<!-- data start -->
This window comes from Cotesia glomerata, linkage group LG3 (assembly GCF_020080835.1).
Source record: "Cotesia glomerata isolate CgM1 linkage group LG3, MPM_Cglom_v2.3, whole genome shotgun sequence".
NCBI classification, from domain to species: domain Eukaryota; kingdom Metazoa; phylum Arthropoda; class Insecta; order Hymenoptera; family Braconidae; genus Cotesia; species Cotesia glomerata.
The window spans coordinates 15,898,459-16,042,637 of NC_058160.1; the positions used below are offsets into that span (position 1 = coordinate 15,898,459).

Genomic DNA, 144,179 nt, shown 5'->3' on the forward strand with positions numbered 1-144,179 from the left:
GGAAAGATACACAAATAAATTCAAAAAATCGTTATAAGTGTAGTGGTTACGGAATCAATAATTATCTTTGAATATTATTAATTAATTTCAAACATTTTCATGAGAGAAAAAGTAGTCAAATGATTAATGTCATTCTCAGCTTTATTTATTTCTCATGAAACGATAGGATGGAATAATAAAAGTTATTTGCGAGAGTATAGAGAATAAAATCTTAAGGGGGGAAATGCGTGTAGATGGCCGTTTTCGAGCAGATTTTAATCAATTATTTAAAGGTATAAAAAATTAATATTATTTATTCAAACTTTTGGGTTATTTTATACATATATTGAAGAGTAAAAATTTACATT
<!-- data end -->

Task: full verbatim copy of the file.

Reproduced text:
This window comes from Cotesia glomerata, linkage group LG3 (assembly GCF_020080835.1).
Source record: "Cotesia glomerata isolate CgM1 linkage group LG3, MPM_Cglom_v2.3, whole genome shotgun sequence".
NCBI classification, from domain to species: domain Eukaryota; kingdom Metazoa; phylum Arthropoda; class Insecta; order Hymenoptera; family Braconidae; genus Cotesia; species Cotesia glomerata.
The window spans coordinates 15,898,459-16,042,637 of NC_058160.1; the positions used below are offsets into that span (position 1 = coordinate 15,898,459).

Genomic DNA, 144,179 nt, shown 5'->3' on the forward strand with positions numbered 1-144,179 from the left:
GGAAAGATACACAAATAAATTCAAAAAATCGTTATAAGTGTAGTGGTTACGGAATCAATAATTATCTTTGAATATTATTAATTAATTTCAAACATTTTCATGAGAGAAAAAGTAGTCAAATGATTAATGTCATTCTCAGCTTTATTTATTTCTCATGAAACGATAGGATGGAATAATAAAAGTTATTTGCGAGAGTATAGAGAATAAAATCTTAAGGGGGGAAATGCGTGTAGATGGCCGTTTTCGAGCAGATTTTAATCAATTATTTAAAGGTATAAAAAATTAATATTATTTATTCAAACTTTTGGGTTATTTTATACATATATTGAAGAGTAAAAATTTACATT